The insane schedule for All-New X-Men has seen ten issues released in a matter of a few months, so there has already been some extensive fill-in art, and while it is still fairly solid work, Immonen is the real deal.

Meanwhile, Uncanny X-Men sees the return of Chris Bachalo to the X-books, which is always welcome news. Bachalo has been in and out of the orbit of Planet X for about 20 years now, and his art is as messy and chaotic as ever, but he also reins in the insane close-ups and blotchy figures for this latest work. His storytelling is clearer than it has been in years, without losing that wonderful design work he brings to all his projects.

Beneath the gorgeous art, Bendis is also doing some nice work, and refreshes the X-book with a tight focus on a few characters, some basic storytelling tricks (that always work) and a pleasing willingness to get to the point.

Even though he is still finding his feet with the X-books, Bendis may actually be more suited for the X-Men than the Avengers. The Avengers are the professionals, but the X-Men are more of a family – they don't choose to be mutants, and all live together under the same roof, more or less.

The Bendis banter feels a bit more real when it's coming between people who have spent their whole adult lives together, rather than a team which has all its members drop in or out. And when it sometimes even comes out of the mouth of the grown-up terrorist Cyclops, it makes the whole comic a bit less grim.

Bendis also keeps the interest going with some basic storytelling moves, including the simplest of cliffhangers, which are blatant attempts to keep the reader coming back, but no less effective for their obviousness. And for a Bendis comic, he actually gets to the point quickly, but crucially raises more questions as he does so - when it looks like one major character has switched allegiances at the climax of Uncanny #1, he has come clean by #3, but it's still not clear if he's actually telling it straight.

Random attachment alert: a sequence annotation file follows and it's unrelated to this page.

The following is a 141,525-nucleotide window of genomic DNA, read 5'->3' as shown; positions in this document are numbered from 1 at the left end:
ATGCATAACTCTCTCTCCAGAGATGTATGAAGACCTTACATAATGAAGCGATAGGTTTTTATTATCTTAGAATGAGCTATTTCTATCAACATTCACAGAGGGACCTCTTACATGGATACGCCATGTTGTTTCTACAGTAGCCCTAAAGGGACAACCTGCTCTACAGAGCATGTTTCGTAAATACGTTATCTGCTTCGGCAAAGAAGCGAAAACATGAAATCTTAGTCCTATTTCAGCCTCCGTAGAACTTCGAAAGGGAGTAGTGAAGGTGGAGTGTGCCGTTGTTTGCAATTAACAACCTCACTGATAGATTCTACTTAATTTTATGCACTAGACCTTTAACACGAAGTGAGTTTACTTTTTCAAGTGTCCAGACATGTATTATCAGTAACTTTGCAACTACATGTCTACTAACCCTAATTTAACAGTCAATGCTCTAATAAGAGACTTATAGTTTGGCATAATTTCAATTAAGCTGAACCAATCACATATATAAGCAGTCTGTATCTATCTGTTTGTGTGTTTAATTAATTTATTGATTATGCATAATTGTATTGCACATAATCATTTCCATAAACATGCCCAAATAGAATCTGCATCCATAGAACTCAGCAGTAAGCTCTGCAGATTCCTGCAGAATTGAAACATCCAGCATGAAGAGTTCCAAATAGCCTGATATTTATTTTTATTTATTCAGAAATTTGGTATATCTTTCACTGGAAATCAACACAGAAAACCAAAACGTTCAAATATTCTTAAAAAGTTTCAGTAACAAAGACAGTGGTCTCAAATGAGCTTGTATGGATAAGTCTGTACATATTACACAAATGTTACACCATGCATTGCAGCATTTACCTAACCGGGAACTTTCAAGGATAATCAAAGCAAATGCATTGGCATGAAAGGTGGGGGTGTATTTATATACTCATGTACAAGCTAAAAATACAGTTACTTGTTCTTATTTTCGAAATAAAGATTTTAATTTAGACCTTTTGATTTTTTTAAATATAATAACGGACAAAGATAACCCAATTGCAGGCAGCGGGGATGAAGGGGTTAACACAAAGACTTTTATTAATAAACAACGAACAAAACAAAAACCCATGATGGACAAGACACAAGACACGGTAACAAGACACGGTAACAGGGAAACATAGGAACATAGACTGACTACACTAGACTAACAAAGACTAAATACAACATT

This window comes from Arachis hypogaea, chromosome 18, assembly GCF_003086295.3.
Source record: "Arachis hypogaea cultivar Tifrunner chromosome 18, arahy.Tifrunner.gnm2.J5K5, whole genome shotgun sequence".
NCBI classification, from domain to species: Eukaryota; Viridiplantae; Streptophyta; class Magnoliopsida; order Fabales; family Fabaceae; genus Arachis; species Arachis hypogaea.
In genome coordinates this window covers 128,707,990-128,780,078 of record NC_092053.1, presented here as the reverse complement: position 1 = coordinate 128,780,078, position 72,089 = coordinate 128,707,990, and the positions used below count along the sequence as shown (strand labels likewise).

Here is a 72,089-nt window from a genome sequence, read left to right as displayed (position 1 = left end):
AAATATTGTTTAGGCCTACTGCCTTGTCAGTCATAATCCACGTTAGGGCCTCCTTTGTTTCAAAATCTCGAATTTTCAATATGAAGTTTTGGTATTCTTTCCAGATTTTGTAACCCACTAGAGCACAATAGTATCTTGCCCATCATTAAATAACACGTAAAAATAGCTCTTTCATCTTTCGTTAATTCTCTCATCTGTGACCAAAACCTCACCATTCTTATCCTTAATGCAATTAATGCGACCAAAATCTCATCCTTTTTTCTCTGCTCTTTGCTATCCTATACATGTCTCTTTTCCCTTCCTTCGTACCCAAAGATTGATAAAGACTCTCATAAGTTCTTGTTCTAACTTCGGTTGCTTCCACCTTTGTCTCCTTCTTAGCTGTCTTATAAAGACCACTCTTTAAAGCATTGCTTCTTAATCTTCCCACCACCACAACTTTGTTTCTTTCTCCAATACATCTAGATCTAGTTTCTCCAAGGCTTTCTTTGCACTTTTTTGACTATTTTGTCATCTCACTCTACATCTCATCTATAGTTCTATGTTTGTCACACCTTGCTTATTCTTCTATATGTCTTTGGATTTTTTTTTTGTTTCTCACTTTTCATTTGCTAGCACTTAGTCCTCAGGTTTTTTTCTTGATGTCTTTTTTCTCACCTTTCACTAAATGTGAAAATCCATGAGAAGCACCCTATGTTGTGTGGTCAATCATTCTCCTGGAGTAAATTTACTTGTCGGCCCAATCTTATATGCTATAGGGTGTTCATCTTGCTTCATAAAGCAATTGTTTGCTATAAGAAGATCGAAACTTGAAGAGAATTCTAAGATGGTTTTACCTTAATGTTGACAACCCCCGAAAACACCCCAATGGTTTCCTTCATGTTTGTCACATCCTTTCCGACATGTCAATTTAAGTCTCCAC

But the most appealing thing about the new X-Men comics is that they are actually going somewhere. After years of spinning its wheels, trying to get out of the mudhole the ‘NO MORE MUTANTS’ mess put it into, the X-books have actually rejected the usual status quo, and are trying to get somne growth into the main characters.

The big mistake new writers often make with the X-Men is a ‘back to basics’ approach. There is nothing wrong with having the characters adhere to their core concepts, but of all the major mainstream superhero comics, the X-Men is the one that is most suited for evolution and change, ever since the day they decided to replace the original whitebread team with a cast consisting of a Native American, an African, a Russian, a Canadian, a German and an Irishman.

The most successful relaunches of the X-books have taken on this spirit of change, without worrying too much about the status quo. The least successful tend to make superficial attempts at change – usually some kind of random team line-up, while ensuring that the story itself is just the same old, same old.

The most surprising thing about the new X-books is that they do actually feel like they are going somewhere, in a definite direction. This is so surprising because the hook behind the current trend is that the original team have been brought into the future, and it initially appears that this is the ultimate back-to-basics approach. But these are not the same characters that Lee and Kirby came up with long ago - Jean Grey has emerged as the leader, while Cyclops is mentally crippled by his future actions.

And so the X-Men, a comic that has always had shifting loyalties and perspectives, moves into a more uncertain future, which is really the way it should be.

Like many comic readers, I went through an X-phase in my early teens, but apart from that Morrison run, I haven't really followed the title since 1993.

But now I've read the first ten issues of the All-New X-Men, and the first three of the new Uncanny series, and I do like what I see, and want to see more. That's evolution for you.